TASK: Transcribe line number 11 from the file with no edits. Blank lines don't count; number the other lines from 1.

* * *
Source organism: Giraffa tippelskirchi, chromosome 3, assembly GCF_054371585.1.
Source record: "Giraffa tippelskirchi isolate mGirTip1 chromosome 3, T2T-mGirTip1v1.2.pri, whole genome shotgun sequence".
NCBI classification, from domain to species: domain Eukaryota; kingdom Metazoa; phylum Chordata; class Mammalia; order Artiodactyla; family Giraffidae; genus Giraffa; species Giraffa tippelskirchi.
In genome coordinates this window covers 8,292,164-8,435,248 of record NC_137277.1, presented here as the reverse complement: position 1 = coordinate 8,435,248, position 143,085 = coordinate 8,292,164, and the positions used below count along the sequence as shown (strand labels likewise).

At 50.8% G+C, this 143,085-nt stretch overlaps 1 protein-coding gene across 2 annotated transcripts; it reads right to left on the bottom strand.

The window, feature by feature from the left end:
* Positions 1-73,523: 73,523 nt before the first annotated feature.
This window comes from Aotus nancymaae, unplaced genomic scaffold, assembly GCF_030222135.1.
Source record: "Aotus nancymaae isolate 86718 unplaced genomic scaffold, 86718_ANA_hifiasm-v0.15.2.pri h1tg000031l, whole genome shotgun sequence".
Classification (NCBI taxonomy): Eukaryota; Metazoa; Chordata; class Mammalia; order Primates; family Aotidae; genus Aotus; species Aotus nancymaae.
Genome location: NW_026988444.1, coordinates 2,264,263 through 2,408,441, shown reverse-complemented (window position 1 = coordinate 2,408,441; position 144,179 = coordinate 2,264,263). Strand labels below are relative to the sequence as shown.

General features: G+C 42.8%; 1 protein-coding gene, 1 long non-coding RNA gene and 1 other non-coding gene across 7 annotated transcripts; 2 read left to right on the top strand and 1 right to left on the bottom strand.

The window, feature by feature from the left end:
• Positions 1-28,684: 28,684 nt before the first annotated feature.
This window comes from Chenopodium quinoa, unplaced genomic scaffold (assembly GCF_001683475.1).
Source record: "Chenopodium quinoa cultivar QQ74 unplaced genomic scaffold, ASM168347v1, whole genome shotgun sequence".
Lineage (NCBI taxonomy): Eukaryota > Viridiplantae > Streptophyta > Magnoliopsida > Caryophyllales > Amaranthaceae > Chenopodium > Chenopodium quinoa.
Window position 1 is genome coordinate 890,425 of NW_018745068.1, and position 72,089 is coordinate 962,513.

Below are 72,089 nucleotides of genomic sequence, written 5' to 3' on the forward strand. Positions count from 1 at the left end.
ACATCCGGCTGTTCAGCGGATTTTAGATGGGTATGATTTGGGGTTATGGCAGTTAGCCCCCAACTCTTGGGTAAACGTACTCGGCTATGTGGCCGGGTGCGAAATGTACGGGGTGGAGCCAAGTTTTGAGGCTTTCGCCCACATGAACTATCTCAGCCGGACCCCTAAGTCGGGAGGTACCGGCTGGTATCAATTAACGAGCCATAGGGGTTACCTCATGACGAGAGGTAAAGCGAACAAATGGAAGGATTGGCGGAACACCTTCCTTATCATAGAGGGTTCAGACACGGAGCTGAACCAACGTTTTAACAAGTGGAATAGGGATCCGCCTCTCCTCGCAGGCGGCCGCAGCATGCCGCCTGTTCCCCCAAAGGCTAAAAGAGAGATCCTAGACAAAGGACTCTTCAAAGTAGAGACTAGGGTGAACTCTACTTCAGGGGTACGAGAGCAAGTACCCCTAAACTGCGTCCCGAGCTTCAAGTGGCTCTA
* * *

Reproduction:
Genome location: NW_026988444.1, coordinates 2,264,263 through 2,408,441, shown reverse-complemented (window position 1 = coordinate 2,408,441; position 144,179 = coordinate 2,264,263). Strand labels below are relative to the sequence as shown.